I copied and pasted because in the wake of bin Laden’s death, with my first visceral response of We got you, you fucker fading away, as I started to question how I’d somehow painted myself into a narrative of celebrating the death of another human being, as I started to wonder and wonder again if people should celebrate, or if they shouldn’t, if they had the right or they didn’t, this seemed like a standard that someone had lifted and that I could rally behind. This was, with the refrain of love and understanding ringing out time and time again in this one forum of communication, a chance to add my voice, however quiet it is in a world of billions, to a single human response that said: No, we will not be the same as those who destroy.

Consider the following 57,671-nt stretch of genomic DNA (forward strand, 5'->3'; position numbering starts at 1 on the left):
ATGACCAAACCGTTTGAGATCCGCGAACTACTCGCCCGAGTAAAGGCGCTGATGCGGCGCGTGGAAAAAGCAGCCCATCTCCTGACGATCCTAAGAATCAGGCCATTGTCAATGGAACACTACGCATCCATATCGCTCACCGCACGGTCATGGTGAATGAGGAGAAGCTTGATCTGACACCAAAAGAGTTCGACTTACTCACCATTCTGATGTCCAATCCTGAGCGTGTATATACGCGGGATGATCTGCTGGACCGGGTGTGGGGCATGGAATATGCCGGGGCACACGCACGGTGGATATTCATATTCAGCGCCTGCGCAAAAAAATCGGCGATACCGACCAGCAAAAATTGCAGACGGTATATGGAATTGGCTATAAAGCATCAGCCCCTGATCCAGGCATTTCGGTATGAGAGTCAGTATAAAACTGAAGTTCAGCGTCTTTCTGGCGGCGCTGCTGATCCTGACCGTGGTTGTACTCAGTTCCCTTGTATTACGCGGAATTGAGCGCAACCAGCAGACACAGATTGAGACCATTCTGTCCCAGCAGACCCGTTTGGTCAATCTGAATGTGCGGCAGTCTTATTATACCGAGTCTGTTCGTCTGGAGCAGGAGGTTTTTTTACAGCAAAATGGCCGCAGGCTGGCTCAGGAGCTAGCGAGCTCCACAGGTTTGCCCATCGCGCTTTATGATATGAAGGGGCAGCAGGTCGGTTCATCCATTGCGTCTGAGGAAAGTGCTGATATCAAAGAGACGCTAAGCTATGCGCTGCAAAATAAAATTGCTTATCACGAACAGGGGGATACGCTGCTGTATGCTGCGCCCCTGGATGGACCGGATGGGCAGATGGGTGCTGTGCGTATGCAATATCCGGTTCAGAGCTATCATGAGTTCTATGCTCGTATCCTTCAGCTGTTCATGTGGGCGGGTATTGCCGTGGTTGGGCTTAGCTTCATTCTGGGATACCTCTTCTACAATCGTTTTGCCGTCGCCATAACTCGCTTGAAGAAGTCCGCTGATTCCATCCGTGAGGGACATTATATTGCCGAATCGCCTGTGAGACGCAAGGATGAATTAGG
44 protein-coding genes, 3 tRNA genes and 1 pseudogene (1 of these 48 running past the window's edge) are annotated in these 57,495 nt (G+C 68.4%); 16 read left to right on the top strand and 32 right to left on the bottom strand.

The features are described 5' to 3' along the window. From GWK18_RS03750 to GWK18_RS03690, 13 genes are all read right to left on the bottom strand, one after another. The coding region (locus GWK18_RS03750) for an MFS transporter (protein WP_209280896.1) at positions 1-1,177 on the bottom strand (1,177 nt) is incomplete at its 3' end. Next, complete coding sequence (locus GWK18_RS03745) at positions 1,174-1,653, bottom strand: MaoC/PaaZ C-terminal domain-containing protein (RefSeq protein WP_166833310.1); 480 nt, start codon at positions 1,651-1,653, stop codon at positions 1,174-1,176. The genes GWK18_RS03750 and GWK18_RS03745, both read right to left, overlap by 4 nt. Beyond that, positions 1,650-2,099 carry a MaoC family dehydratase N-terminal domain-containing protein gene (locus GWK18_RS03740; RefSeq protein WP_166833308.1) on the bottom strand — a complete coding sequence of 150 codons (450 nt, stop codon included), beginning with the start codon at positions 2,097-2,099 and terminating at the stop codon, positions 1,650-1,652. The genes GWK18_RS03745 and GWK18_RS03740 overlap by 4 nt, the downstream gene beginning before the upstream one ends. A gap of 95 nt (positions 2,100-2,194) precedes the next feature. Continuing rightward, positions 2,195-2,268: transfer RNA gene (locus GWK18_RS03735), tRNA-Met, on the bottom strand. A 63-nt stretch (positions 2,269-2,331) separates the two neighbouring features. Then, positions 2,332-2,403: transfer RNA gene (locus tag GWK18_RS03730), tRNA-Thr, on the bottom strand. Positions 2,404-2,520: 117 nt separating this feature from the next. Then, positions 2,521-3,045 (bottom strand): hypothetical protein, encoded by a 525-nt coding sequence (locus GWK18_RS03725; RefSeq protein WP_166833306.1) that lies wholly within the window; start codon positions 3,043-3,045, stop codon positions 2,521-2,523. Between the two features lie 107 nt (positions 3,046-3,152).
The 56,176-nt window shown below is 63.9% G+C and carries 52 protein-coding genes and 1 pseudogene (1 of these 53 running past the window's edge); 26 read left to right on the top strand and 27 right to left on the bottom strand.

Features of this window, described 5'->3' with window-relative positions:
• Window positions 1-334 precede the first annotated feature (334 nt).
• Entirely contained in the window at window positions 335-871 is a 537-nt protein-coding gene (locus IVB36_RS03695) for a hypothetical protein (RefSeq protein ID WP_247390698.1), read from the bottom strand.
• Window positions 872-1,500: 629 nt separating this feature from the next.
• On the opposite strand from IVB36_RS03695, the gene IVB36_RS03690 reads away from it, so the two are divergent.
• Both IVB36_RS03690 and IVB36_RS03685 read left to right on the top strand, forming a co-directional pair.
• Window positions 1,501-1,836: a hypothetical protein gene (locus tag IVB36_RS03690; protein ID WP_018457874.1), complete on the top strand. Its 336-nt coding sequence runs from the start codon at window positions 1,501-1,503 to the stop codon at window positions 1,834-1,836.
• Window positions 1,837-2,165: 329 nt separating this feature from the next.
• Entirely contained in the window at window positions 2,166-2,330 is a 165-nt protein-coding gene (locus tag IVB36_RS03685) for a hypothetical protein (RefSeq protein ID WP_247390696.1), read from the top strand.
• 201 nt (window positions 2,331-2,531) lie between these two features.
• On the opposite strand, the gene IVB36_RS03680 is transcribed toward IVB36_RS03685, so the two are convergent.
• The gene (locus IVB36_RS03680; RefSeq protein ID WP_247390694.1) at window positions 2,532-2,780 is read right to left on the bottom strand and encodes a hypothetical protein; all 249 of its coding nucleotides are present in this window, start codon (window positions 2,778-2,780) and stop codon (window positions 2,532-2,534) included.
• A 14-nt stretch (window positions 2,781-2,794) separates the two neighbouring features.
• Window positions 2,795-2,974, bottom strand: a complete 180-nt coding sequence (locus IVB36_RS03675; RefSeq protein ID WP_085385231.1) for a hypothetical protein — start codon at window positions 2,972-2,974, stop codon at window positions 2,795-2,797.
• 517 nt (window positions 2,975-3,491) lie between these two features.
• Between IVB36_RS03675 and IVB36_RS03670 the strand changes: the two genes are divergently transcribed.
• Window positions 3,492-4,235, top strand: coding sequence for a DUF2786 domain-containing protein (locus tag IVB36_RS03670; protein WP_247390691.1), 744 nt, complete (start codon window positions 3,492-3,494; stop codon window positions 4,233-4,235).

Because the truth is I don’t know what else, right now, right at this minutes, I can do, and the world so sorely needs something to be done.
I can’t pretend I’ll ever shed a single tear for the life of a man who, if accounts are to be believed, went to his death sheltering himself from bullets with a human shield. A man who planned the deaths of thousands of innocent men, women, and children, in a tragedy that stunned the world; a man who supported and sheltered with a government responsible for cutting off the nose and ears of an eighteen year old girl who was given away at the age of twelve to satisfy a blood debt; a man who became a figurehead for violence that inspired bombings in London, in Madrid, in Bali.
I don’t care what bin Laden’s reasons for jihad were; there can never be a justification for these atrocities, and in the absence of prevention, all we are left with is justice. And there’s so much of me that says if the death of a man like bin Laden isn’t a good thing, then I don’t know what is.